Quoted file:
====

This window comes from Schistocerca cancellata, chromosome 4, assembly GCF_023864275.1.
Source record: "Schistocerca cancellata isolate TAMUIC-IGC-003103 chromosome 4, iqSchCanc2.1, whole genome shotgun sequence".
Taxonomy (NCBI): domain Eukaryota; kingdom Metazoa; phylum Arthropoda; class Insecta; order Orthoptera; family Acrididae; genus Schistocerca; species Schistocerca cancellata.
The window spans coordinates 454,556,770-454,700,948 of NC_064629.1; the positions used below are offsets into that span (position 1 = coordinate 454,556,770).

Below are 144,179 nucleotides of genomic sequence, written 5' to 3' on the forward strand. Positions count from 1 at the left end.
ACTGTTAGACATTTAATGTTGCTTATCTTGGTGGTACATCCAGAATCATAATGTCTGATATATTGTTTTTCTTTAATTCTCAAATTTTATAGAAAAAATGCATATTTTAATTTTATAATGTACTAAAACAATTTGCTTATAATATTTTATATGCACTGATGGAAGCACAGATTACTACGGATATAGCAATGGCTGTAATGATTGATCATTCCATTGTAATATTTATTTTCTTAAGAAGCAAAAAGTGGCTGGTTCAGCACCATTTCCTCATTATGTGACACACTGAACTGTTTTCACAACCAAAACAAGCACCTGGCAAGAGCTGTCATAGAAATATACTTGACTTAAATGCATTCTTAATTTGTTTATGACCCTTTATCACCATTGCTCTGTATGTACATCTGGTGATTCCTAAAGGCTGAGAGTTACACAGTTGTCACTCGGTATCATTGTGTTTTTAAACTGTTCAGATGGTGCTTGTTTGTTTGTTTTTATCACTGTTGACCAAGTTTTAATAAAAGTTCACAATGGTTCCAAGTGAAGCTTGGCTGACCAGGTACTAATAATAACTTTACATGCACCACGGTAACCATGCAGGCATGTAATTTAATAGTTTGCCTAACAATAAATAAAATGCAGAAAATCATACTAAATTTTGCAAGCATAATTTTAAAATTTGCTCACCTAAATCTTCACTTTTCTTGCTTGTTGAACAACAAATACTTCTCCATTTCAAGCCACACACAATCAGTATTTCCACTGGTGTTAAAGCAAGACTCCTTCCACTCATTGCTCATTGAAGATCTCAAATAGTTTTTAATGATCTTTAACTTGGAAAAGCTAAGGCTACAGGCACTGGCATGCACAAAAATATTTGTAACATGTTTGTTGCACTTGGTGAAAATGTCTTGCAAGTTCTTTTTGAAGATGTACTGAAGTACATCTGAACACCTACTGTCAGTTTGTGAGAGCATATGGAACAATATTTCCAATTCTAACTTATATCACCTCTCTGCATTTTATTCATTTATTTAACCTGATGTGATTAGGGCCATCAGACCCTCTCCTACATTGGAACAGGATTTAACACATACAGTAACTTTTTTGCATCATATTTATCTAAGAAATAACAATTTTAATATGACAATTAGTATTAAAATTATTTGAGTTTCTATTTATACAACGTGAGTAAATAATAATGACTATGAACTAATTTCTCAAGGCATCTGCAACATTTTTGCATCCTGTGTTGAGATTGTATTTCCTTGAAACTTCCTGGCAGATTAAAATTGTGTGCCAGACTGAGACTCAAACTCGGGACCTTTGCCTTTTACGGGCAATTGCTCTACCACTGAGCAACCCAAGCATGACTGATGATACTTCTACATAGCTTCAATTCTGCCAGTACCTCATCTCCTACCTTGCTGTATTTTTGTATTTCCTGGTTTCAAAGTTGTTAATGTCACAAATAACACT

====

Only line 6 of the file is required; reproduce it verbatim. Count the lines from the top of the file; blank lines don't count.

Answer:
ACTGTTAGACATTTAATGTTGCTTATCTTGGTGGTACATCCAGAATCATAATGTCTGATATATTGTTTTTCTTTAATTCTCAAATTTTATAGAAAAAATGCATATTTTAATTTTATAATGTACTAAAACAATTTGCTTATAATATTTTATATGCACTGATGGAAGCACAGATTACTACGGATATAGCAATGGCTGTAATGATTGATCATTCCATTGTAATATTTATTTTCTTAAGAAGCAAAAAGTGGCTGGTTCAGCACCATTTCCTCATTATGTGACACACTGAACTGTTTTCACAACCAAAACAAGCACCTGGCAAGAGCTGTCATAGAAATATACTTGACTTAAATGCATTCTTAATTTGTTTATGACCCTTTATCACCATTGCTCTGTATGTACATCTGGTGATTCCTAAAGGCTGAGAGTTACACAGTTGTCACTCGGTATCATTGTGTTTTTAAACTGTTCAGATGGTGCTTGTTTGTTTGTTTTTATCACTGTTGACCAAGTTTTAATAAAAGTTCACAATGGTTCCAAGTGAAGCTTGGCTGACCAGGTACTAATAATAACTTTACATGCACCACGGTAACCATGCAGGCATGTAATTTAATAGTTTGCCTAACAATAAATAAAATGCAGAAAATCATACTAAATTTTGCAAGCATAATTTTAAAATTTGCTCACCTAAATCTTCACTTTTCTTGCTTGTTGAACAACAAATACTTCTCCATTTCAAGCCACACACAATCAGTATTTCCACTGGTGTTAAAGCAAGACTCCTTCCACTCATTGCTCATTGAAGATCTCAAATAGTTTTTAATGATCTTTAACTTGGAAAAGCTAAGGCTACAGGCACTGGCATGCACAAAAATATTTGTAACATGTTTGTTGCACTTGGTGAAAATGTCTTGCAAGTTCTTTTTGAAGATGTACTGAAGTACATCTGAACACCTACTGTCAGTTTGTGAGAGCATATGGAACAATATTTCCAATTCTAACTTATATCACCTCTCTGCATTTTATTCATTTATTTAACCTGATGTGATTAGGGCCATCAGACCCTCTCCTACATTGGAACAGGATTTAACACATACAGTAACTTTTTTGCATCATATTTATCTAAGAAATAACAATTTTAATATGACAATTAGTATTAAAATTATTTGAGTTTCTATTTATACAACGTGAGTAAATAATAATGACTATGAACTAATTTCTCAAGGCATCTGCAACATTTTTGCATCCTGTGTTGAGATTGTATTTCCTTGAAACTTCCTGGCAGATTAAAATTGTGTGCCAGACTGAGACTCAAACTCGGGACCTTTGCCTTTTACGGGCAATTGCTCTACCACTGAGCAACCCAAGCATGACTGATGATACTTCTACATAGCTTCAATTCTGCCAGTACCTCATCTCCTACCTTGCTGTATTTTTGTATTTCCTGGTTTCAAAGTTGTTAATGTCACAAATAACACT